How to Win Friends and Embarrass Kids, A Not-So-Ted Talk

She looked at me intently, waiting not-so-patiently for an answer.

There’s my shirt! Photo by the most extraordinary James S. Wood/jswoodphotography.com

“Are you glad,” No. 2 repeated her question, “you had kids?”

“Uhhhh, most of the time.”

“MOOOOM!!!”

Hey, it’s hard work! Really hard work and even the most diehard, dedicated, loving parent will, no doubt, regret their choice on certain occasions — specifically, if you’re the one experiencing labor, when that first baby poo squirts all over you, the first (and second and third) call that your kid is in the principal’s office.

Yeah, it’s an adventure all right and not gonna lie, parenthood is sometimes unrewarding. But you know what makes it all worthwhile?

EMBARRASSING YOUR KIDS.

Oh, did you think I was going to say the satisfaction that comes from growing fun-sized, slobbery, booger-smearing humans into smart, fully-functioning adults who are kind and considerate and environmentally as well as socially conscious AND will make great money to set you up in a swank retirement community?

Sure, that. But the embarrassing part is so incredibly satisfying.

I mean, they do plenty o’ things to embarrass their old parents … like spending 47 minutes pooping in a stranger’s bathroom or telling the teacher how many drinks you had at dinner … pointing out to the speech therapist that mommy fell asleep during the session …

Payback is a necessity. It’s also awesome.

Like when I picked them up from middle school wearing devil’s horns. Hey, it was Halloween. 

Then there was that time (they still all talk about it) when I tried to buy Sudafed at the pharmacy and forgot I had to show my ID. 

“Ooooooh yeeeeeeah, that’s right! Because people use it to make drugs, right? What kind of drugs? Meth, isn’t it? I didn’t make it past the first few episodes of ‘Breaking Bad.’ That scene with the body being dissolved in the bathtub is what did me in. So gross. No, definitely not making drugs — we’re just a really snotty family!”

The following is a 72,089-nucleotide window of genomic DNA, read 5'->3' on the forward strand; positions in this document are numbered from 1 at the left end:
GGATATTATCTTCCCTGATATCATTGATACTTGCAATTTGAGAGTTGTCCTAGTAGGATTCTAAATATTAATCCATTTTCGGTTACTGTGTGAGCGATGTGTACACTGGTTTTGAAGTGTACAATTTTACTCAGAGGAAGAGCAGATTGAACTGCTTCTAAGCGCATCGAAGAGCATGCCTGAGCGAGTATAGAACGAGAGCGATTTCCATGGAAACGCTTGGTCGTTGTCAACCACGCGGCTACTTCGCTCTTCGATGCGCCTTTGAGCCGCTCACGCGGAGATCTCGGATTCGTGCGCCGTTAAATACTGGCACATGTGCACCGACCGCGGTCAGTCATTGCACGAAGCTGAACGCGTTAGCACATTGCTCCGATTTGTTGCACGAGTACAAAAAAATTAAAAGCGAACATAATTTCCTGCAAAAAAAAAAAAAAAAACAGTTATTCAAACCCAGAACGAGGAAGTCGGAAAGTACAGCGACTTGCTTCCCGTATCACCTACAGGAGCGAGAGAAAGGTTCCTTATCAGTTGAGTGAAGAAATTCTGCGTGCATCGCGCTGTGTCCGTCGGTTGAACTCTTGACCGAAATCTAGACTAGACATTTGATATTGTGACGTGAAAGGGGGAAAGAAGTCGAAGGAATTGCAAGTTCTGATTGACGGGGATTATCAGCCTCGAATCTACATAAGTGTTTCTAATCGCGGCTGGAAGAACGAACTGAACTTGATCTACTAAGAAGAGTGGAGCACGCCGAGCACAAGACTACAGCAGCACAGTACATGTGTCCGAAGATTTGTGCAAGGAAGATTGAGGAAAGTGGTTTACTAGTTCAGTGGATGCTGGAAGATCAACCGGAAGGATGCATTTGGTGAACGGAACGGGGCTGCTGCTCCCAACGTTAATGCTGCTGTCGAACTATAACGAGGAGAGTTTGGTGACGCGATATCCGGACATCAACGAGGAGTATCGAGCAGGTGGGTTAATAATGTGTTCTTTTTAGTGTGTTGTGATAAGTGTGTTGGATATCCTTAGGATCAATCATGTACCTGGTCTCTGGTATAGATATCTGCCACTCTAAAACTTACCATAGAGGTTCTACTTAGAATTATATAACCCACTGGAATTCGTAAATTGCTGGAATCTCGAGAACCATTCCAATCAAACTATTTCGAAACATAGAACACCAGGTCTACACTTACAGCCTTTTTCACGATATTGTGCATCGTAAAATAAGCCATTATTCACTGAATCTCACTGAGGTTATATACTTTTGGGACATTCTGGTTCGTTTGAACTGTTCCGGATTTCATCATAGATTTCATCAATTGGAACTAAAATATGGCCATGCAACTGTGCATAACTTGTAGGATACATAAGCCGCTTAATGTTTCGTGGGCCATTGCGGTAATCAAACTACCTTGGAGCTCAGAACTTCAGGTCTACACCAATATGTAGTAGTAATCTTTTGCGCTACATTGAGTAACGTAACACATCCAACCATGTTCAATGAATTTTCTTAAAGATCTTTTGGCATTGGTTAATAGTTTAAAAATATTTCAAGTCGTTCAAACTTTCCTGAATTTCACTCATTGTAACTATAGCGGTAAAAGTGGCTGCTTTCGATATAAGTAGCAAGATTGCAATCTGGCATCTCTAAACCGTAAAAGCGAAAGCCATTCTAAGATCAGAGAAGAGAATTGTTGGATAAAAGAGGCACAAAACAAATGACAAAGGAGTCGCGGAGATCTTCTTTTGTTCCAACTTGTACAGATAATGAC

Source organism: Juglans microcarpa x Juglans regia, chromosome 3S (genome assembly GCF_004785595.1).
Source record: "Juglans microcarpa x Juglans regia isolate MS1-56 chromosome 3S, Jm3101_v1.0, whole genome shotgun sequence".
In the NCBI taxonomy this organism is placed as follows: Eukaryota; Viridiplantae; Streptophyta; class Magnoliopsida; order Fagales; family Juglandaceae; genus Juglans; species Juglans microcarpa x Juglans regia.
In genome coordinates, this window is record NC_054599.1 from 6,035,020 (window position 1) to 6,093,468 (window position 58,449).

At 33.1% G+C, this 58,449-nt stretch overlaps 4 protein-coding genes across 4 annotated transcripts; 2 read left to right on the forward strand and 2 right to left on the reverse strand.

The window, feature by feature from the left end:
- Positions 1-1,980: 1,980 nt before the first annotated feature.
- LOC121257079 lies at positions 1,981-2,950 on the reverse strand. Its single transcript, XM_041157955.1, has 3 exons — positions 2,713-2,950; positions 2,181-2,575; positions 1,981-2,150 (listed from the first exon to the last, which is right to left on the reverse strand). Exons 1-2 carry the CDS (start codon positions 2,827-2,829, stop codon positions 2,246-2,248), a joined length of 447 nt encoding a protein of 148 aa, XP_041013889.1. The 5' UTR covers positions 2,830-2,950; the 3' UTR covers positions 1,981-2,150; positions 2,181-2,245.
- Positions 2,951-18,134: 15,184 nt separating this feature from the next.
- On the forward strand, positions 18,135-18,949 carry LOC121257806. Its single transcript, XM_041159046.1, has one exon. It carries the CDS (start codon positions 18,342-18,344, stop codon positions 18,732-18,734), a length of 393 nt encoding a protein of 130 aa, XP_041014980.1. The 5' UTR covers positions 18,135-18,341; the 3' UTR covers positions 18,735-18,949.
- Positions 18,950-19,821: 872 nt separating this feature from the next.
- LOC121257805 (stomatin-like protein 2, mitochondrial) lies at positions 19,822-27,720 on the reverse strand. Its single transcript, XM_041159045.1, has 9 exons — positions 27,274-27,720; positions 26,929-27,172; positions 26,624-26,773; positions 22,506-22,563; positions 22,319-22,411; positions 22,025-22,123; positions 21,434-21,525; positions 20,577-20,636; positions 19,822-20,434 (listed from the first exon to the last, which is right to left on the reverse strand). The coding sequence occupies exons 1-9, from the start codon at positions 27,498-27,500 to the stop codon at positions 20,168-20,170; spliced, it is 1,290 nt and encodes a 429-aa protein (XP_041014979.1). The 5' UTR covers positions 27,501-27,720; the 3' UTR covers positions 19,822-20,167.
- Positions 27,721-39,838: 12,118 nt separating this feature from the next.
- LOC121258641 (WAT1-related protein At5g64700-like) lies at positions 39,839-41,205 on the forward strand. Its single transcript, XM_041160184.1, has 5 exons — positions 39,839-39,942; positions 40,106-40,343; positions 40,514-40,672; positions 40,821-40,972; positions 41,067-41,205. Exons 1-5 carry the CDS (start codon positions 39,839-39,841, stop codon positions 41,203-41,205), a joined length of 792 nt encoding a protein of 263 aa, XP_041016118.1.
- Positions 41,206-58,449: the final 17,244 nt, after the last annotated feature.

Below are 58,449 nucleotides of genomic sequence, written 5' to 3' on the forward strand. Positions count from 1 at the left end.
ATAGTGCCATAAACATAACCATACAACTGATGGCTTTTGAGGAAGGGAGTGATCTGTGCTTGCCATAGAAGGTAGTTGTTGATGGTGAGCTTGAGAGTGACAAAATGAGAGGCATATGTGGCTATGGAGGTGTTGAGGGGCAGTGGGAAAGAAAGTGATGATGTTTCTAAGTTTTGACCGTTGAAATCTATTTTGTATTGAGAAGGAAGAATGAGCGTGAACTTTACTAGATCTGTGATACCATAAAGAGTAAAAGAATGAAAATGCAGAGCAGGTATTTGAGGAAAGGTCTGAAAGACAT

The kids all looked at each other with raised eyebrows.

“That didn’t seem suspicious at all, MOM,” No. 3 muttered.

Then there’s my infamous “May Contain Alcohol” sweatshirt that I refrained from wearing to parent-teacher conferences but rocked it when I visited No. 1 at college. It killed.

Back in the days we trolled open houses for kicks, I would dress very nicely from head, but not all the way to toes, because I’d slip on my weird, pink wooly fur-covered heels that the real estate agents would pretend they didn’t see. 

Or, the time I was frustrated that No. 3 had neglected his chores and specifically his, uh, dooty to pick up dog poop in the yard and so I texted him a close-up pic of a pile and he opened it when he was at lunch — with his friends.

“Gross, Mom.”

It’s long been tragically embarrassing and painful for No. 3 when we try and use any current slang. He hates it, which actually led to perhaps my greatest triumph in the wide world of Child Embarrassment. I was feeling kinda lonely and silly one day last year after No. 3 resumed full-time, in-person school and so I sent him a goofy text, figuring he’d see it at lunch time and it might give his eyeballs some much-needed exercise, what with the rolling and all. 

As it turned out, he was giving a presentation at the exact moment I texted, the contents of his laptop displayed on the huge whiteboard for the class. Since his phone and computer are all tied together, the text message — with the identifying “Mom” bubble attached — flashed up on the screen for all to see. 

When he came home, he immediately narced on me to his dad.

“You’re not going to believe what Mom did today,” he said. “I had a presentation in English, and I’m up there, at the front of the class and up pops a text from Mom, and it says, and I quote,”— and at this point, he slowed down his voice rather dramatically — ‘What’s poppin, cuh?’ Which is bad enough, but then she had to go and punctuate it properly! So embarrassing.”

I’m pretty sure when this all comes up in therapy some years from now, the therapist will totally think I’m a hoot and want to hang out with me.

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